Low-Emissions Oil Palm Development in Berau District, East Kalimantan
The low-emissions oil palm development (LEOPALD) project focuses its intervention on lowering emissions from land-use change. It applies the landscape approach with a focus on district jurisdiction. The project strengthens the Berau district government’s capacity to perform the land-use governance and plantation management; they are planning, monitoring, and controlling through an improved licensing process. It also works with five villages on land use and development planning. At the same time, it also creates the stakeholders’ capacity to develop partnerships and resolve conflicts between communities and palm oil companies. The project supports the East Kalimantan Province Government—particularly the Estate-Crop Office —to provide tools and data to help districts plan and monitor the oil palm development. In addition, the project works with the State Ministry of National Development Planning (Bappenas) on oil palm area mapping and projection to contribute to better sector planning at the national level. In collaboration with another IKI funded project, “Sustainable and Climate Friendly Palm Oil Production and Procurement”, the project also supports Bappenas in developing tools and guidelines to facilitate the palm oil regions plan for a sustainable plantation region.
GIZ implement the project under a collaboration with The Nature Conservancy (TNC) and Climate Policy Initiative (CPI) on behalf of the German Federal Ministry for Environment, Nature Conservation and Nuclear Safety (BMU). The leading implementation partner is BAPPENAS. At the sub-national level, the project works with the Province Government of East Kalimantan and the District Government of Berau.
APPROACH/FIELD OF INTERVENTION
- Land use planning, monitoring, and licensing
- Jurisdictional approach to reducing land-based emissions associated with oil palm area development
- Sustainable supply-chain partnership facilitation
- Conflict management and resolution
- East Kalimantan Provincial Government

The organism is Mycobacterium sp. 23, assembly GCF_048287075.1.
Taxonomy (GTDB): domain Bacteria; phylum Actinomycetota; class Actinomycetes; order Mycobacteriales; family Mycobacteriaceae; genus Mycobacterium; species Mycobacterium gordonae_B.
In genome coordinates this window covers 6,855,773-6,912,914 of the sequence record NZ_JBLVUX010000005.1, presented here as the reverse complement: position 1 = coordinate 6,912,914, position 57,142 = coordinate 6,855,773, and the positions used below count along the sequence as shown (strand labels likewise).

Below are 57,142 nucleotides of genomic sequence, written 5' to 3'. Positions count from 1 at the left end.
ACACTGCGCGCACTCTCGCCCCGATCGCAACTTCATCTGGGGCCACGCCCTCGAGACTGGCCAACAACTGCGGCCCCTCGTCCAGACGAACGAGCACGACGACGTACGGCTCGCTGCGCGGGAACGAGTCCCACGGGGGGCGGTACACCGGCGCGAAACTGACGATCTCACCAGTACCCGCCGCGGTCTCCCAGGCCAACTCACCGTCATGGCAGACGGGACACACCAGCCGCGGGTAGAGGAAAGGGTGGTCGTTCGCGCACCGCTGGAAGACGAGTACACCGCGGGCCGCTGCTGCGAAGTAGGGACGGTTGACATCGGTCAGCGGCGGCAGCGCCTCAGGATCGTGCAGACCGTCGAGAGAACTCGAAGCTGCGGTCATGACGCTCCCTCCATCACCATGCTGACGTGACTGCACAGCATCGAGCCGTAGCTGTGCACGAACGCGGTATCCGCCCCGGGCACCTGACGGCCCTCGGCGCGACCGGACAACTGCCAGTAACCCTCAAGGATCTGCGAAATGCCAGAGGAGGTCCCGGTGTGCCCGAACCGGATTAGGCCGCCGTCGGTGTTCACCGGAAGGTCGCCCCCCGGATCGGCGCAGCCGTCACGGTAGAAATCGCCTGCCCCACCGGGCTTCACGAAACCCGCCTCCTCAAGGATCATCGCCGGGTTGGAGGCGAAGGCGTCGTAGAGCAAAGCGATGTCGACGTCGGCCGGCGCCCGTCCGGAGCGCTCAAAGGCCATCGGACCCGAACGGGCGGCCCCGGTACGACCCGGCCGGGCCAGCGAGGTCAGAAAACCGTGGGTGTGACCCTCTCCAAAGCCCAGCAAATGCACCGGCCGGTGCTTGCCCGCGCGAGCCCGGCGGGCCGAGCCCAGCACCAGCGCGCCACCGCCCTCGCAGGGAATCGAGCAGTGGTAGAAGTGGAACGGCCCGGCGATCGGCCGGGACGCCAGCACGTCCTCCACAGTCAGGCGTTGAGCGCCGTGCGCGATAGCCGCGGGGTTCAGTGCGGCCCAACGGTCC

- Berau District Government
- Local communities in oil palm landscapes in Berau District
- Oil palm smallholders in Berau district
- Palm oil companies in Berau district
- A study on oil palm plantation mapping and the projection of area until 2045 is available at the national level.
- A policy paper on zero-deforestation oil palm plantation development has been consulted with the Ministry of Development Planning.
- The East Kalimantan Government has enacted Regulation 7/2018 about Sustainable Plantation Development. Together with the district governments, the provincial government has identified potential HCV areas in the plantation zone with 417,000 ha. Following the Provincial Regulation 7/2018, the Governor of East Kalimantan has issued Governor Regulation 12/2021 on criteria of HCV area.
- Spatial datasets necessary for sustainable oil palm development planning and land-use monitoring (land cover, indicative HCV areas, plantation permits, land suitability map and spatial plan) are available in the data portal facility of the Berau District Government. It is equipped with a web-based screening tool for preliminary assessment of permit process. It is equipped with a web-based screening tool for the preliminary assessment of the permit application process.
- Bupati of Berau has endorsed the first district-wide indicate HCV areas in the plantation zone with a total area of 83,000 ha.